My accomplishments read like a grocery list. I have been on the Honor Roll since kindergarten. In middle school, I won academic medals through my participation in MESA and Science Fairs. For every year that I was in high school, I volunteered an average of 300 hours, raising funds for March of Dimes, breast cancer research, and UNICEF. I took on an average of five honors and advanced placement courses a year. I gained the respect of the student body, teachers, and administrators through my dedication and desire to be a hardworking student. I graduated in the top five percent of my high school graduating class. I was accepted to CSULB,
CSUMB, CSULA, CSUF, UCLA, UCSC, and LMU. At the conclusion of my senior year I
accumulated more than $10,000 in scholarships from private donors ranging from $250 to $1,500. I was unable to qualify for financial aid, so I chose to pursue my undergraduate Business Administration degree with a minor in Speech Communication at CSU, Fullerton. In May of 2005, I became the first person in my family to graduate with a bachelor’s degree. On October 1, 2011, I will submit my application for the masters in Speech Communication with emphases in Intercultural and Organization Communication to CSU, Fullerton.

The challenges faced by undocumented students are unique, but nevertheless, humbling. During my first year at CSU, Fullerton I commuted by public transportation, traveling two hours to campus. Thankfully, my teachers and scholarship donors believed in me enough to provide funding for my education. I had enough to comfortably finish my first year without having to worry about paying tuition. Nonetheless, I still had to scrape together the funds for the following year. I found a job that paid minimum wage and I saved every penny by cutting my expenses to the bare minimum. My paycheck had the federal, state, and local taxes withheld. Like everyone who works in this country, I always had taxes due to Uncle Sam. I would forgo any desire for material possessions because the desire to have a degree from a university was more important to me.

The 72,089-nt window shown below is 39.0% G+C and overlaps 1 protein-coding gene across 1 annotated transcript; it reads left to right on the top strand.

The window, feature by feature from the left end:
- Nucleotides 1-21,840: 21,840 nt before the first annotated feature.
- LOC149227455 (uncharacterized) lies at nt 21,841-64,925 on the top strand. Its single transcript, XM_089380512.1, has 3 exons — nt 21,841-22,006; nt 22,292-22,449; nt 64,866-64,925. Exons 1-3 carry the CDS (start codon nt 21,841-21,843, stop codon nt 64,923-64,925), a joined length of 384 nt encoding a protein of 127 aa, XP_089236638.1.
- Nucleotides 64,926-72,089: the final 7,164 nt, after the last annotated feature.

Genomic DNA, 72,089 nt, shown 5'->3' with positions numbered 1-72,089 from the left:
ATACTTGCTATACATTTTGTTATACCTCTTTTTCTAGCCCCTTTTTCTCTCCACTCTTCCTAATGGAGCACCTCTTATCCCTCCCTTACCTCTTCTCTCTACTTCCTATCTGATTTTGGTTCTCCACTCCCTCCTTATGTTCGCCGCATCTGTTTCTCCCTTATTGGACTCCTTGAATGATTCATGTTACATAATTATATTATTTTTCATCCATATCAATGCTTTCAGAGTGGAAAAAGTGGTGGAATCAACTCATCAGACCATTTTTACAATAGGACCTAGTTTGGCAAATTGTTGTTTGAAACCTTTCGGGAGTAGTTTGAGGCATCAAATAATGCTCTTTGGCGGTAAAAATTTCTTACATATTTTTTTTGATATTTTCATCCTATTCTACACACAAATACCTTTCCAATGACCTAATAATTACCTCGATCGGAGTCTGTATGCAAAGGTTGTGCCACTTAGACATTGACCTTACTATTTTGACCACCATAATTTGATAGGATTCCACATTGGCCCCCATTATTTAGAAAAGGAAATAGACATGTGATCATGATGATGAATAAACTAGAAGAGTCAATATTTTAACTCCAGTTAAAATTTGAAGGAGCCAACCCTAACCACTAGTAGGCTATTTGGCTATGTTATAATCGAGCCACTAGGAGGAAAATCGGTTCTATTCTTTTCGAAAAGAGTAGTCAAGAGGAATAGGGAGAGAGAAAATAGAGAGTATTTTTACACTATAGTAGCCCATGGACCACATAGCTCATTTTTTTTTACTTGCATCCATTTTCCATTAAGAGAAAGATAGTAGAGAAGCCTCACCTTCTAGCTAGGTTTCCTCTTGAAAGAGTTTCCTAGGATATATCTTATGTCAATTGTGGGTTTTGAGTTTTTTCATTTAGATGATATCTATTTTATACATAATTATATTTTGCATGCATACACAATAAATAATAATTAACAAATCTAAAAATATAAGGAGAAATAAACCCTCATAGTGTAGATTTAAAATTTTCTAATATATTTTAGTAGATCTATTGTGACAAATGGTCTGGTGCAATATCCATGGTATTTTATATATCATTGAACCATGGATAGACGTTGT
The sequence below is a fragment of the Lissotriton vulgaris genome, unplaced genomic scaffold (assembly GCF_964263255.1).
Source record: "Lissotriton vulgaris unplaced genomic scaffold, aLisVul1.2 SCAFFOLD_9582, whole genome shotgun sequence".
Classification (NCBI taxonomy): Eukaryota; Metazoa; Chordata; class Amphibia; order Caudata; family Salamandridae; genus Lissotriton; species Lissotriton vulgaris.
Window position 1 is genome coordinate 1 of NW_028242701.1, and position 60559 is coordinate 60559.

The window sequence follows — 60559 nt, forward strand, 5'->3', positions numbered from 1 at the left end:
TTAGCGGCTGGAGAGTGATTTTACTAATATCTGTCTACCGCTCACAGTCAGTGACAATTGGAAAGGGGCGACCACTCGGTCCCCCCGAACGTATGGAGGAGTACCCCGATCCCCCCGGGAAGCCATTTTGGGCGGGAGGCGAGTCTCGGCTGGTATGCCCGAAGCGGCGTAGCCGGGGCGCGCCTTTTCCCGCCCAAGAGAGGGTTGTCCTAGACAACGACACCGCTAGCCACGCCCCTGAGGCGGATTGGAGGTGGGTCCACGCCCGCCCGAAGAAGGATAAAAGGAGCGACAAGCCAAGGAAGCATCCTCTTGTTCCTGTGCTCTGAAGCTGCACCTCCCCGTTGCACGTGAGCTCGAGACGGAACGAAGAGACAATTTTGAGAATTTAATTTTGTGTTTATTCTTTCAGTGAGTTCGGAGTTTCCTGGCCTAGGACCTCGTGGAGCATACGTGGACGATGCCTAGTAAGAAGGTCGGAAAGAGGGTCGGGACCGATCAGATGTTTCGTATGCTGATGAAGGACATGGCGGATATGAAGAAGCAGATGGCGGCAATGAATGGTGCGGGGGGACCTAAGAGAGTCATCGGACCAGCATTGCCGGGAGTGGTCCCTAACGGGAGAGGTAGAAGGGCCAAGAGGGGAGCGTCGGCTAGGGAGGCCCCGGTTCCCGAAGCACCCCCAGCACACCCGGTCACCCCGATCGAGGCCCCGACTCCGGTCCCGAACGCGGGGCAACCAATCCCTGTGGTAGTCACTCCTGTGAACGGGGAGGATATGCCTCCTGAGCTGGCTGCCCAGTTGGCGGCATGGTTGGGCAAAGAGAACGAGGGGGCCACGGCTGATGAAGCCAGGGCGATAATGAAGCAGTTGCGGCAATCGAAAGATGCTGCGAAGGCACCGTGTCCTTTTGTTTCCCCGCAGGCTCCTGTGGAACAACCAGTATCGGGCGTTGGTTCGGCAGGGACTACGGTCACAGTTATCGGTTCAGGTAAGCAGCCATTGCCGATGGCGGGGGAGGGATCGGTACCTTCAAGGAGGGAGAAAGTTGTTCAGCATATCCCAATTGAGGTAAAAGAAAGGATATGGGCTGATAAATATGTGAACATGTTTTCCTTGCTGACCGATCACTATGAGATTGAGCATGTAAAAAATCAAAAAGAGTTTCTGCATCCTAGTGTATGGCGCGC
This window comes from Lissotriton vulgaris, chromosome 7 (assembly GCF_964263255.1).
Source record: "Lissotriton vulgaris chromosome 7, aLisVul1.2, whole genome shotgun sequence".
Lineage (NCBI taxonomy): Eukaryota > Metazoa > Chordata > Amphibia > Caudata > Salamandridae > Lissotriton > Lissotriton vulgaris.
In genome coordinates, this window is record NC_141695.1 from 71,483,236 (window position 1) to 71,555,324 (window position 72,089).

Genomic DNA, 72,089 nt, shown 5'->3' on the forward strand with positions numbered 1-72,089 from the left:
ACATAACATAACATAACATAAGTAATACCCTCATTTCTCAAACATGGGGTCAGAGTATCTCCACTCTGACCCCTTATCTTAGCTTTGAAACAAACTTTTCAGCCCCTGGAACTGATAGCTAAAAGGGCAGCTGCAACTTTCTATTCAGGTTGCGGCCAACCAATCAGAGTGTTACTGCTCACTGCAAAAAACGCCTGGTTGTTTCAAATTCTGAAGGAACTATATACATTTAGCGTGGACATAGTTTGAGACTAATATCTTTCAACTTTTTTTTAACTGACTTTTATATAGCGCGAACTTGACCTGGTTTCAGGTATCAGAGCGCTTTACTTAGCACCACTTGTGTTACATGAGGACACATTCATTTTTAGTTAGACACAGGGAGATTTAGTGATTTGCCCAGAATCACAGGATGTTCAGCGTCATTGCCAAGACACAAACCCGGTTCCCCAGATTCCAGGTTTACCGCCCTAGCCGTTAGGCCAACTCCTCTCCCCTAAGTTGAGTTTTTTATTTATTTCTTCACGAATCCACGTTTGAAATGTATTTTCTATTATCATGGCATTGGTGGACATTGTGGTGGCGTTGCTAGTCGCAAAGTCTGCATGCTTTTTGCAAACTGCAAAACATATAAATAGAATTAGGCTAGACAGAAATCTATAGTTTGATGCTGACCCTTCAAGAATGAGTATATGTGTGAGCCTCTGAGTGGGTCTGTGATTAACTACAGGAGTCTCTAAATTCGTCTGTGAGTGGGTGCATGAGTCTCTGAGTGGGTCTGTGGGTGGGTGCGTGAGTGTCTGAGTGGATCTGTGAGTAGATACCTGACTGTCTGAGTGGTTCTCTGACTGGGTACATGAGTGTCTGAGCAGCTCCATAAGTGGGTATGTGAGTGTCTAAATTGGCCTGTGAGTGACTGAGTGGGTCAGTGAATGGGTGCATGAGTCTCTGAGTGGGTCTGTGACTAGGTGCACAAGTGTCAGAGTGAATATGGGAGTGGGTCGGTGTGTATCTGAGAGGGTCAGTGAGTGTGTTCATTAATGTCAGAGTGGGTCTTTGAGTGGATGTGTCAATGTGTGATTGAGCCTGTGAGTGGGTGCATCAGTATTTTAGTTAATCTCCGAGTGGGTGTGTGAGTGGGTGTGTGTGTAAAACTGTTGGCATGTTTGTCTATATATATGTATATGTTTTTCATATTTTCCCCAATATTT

I am not a criminal. I am a productive member of society. I am educated. I am hard working. Given chance or opportunity, I will make a difference. By continuing to be Undocumented, America is being robbed of its opportunity to increase the productivity of companies; to have communities inspired, to experience significant change, and to have another humble public servant because if given the opportunity, this country would find all of these things in me. Research shows that individuals from disadvantaged backgrounds are more prosperous. I want to give back to the community that nurtured my growth and development. Education is the light that I shine down the dark tunnel, to urge, challenge, and undermine the fear of not knowing my obscure future. I want to serve as a mentor to the youth in disadvantaged communities and encourage them to pursue a college education. I want to show those like me the door to success and hopefully they will be courageous enough to walk through it.

There are thousands of Undocumented college students who want to give back to the only country they know; their only home, the United States of America. People find it easy to say, “Deport them all!” To me that would mean leaving the only country that I know, leaving my mom and dad, leaving my four sisters, leaving my ten nieces and nephews, and leaving my friends, leaving behind an opportunity to make America a better place.